My biggest tip for younger players would be this
Sir Woke XR Re… 20 Jun 22 15:59
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If at all possible, and if you’re staying in private practice obviously, try never to work for a firm where client relationships are truly personal to individual partners,

This pattern, where people think they have a “my” client;m, leads to a proliferation of khuntish sub-behaviours such as believing in “my deal” and - worst of all - “my” associates/assistants. Generally firms like this are full of mediocre halfwits stomping around the place like tubby wannabe t-rexes.

If you can, and at least if you’re doing work of an even vaguely commercial (or public sector) nature, work somewhere where the approach to client relationships are fundamentally institutional or, failing that, at least widely enough distributed among individuals that no daft twot thinks he owns X client and everything flowing from it. Wot like the magic circle Laz hey Laz hey Laz like the magic circle? Well yes. The magic circle are pretty good places to work, apart from the hours. As are a small number of the top US firms. I have only spent a short time in my career outside of firms in that bracket and I fooking regret that episode I can tell you,

Basically, avoid big swinging dick culture. Work somewhere where it is generally accepted that, if any individual partner fell off the face of the earth (or, less dramatically, resigned) tomorrow, the wagon would roll on more or less as normal. Somewhere where even the most senior people are essentially cogs in a machine,

The thing is, if you aren't magic circle the biggest ticket to freedom is having your own clients.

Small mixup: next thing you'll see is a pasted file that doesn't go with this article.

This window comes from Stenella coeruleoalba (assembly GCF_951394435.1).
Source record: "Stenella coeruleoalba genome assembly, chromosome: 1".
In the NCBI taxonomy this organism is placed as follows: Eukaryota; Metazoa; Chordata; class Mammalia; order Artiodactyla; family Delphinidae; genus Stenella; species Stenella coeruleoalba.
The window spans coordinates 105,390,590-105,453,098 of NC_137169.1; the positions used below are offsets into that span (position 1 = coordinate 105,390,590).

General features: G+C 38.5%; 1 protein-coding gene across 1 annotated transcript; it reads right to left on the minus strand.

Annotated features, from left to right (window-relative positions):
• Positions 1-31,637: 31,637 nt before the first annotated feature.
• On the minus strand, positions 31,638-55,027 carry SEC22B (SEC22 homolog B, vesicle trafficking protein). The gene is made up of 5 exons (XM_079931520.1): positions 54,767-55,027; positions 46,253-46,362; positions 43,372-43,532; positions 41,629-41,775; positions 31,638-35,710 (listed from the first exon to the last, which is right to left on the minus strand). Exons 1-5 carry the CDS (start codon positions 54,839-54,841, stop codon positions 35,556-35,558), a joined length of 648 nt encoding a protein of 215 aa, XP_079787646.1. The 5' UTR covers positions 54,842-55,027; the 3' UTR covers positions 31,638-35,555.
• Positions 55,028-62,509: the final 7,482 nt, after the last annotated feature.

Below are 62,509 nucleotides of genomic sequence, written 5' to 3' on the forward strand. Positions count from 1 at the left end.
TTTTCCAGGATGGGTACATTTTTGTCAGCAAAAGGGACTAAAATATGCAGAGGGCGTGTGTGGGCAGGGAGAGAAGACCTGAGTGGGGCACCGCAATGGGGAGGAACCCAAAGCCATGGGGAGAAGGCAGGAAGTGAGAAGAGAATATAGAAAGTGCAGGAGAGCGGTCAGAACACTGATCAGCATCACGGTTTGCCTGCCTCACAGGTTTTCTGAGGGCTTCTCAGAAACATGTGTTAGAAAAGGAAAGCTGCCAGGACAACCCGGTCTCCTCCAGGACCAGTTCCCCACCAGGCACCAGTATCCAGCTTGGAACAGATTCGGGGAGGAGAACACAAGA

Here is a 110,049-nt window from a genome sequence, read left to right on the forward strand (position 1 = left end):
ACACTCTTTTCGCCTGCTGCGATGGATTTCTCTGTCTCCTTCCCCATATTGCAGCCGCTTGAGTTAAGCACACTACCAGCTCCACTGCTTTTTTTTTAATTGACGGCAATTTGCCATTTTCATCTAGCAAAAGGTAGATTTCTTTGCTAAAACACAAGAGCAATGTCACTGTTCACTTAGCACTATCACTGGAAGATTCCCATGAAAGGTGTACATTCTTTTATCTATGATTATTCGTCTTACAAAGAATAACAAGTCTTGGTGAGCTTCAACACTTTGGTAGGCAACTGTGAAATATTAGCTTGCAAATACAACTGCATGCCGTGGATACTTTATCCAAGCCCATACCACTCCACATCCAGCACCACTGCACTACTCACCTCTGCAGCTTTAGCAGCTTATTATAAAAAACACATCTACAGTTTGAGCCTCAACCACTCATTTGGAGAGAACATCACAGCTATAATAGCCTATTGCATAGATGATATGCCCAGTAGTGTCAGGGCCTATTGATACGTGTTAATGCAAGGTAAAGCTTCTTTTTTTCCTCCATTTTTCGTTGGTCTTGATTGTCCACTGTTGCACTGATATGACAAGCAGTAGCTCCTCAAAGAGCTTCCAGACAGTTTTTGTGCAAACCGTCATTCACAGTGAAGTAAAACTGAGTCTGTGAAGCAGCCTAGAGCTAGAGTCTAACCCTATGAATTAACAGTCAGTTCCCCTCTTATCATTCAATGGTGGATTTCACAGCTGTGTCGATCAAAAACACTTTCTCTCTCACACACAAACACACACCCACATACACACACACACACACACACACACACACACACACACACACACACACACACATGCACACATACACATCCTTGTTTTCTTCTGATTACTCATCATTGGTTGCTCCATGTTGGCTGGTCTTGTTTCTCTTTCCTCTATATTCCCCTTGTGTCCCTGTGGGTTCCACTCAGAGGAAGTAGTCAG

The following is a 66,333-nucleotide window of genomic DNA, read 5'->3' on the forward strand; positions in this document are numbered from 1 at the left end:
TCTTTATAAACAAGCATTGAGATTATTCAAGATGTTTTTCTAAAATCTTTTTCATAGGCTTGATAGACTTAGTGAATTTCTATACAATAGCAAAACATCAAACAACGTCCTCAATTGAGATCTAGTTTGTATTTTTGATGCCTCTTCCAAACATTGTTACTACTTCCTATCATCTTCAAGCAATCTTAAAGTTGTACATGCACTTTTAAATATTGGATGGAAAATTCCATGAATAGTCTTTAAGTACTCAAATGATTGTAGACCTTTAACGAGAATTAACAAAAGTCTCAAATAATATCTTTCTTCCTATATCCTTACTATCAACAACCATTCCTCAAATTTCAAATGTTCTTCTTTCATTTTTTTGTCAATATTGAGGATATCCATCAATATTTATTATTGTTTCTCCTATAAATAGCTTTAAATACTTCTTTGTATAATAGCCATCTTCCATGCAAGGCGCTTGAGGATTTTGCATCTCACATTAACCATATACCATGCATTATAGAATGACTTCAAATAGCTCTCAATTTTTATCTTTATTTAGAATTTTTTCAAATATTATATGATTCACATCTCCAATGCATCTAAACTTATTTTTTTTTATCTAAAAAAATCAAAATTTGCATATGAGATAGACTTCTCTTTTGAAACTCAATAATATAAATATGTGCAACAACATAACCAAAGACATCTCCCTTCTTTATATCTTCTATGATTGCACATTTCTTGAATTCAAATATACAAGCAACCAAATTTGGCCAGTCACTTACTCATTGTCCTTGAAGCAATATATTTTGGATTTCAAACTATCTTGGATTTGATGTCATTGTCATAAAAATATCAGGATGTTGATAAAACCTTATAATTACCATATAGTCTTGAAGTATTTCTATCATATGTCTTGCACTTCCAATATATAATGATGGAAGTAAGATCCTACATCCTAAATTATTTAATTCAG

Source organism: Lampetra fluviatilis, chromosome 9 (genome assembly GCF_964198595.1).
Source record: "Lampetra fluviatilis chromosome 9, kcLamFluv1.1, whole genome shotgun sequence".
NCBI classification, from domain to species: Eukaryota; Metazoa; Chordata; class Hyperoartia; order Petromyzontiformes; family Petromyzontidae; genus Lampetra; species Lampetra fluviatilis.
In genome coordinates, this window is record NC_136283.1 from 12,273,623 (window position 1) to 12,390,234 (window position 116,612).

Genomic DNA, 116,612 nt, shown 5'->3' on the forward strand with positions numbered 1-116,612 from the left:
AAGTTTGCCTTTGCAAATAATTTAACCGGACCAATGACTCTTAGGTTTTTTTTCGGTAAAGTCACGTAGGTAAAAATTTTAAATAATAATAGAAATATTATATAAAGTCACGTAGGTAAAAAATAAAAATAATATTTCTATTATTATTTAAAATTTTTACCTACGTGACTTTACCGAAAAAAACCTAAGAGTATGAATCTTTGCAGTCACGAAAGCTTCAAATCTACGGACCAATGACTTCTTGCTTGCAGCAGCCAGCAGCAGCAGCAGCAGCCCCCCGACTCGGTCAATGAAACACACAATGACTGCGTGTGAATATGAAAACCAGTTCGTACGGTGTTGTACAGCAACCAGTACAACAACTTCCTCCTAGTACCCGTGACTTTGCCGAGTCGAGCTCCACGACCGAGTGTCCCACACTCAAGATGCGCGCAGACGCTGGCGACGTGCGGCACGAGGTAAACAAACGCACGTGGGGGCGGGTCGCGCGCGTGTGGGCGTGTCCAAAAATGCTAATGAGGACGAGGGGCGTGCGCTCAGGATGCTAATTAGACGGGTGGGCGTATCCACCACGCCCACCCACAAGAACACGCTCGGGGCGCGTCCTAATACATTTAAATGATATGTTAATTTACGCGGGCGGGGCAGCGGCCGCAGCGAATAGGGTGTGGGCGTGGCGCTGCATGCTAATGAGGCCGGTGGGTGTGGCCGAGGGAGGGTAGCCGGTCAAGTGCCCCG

That would be most US firms then.  Plus partners in UK firms who misunderstand institutional vs personal instruction and think that their being instructed by a firm client is because of them and not because they have CC/FBD/A&O stamped on their forehead.

yes, I can see that, and I think the sensible thing there is to be principal of your own firm

the problem with biggish firms where people’s client relationships are personal is that ultimately, partners are irrelevant to one another. If you really have got your own clients, your own work and your own team; other partners just become objects you resent having to accommodate in the way you do things.. Firms like that become riven with - I wouldn’t dignify it with the term “politics” tbh - petty emnity.

but basically - work for the magic circle (or, I should add, some of the silver circle, and good US shops). When you get tired of that, start your own firm if you can, or if you prefer go in-house, And never work for Eversheds.

Never work for any institution of any kind where the founding partner(s) name appear in the name of the organisation, unless they are dead of course.

The resentment also comes from having to share the profits that you went into business together to make. 

The partnership deed never adequately deals the feeling that you are working too hard bringing in more business than everyone else and they are getting an easy ride off the back of that.

You don't get that at the MC because if it was possible for you to work harder you wouldn't get made up,

Not bad advice from Laz monster 

Most big firm clients are brought in by multiple partners pitching, not one lass down the golf club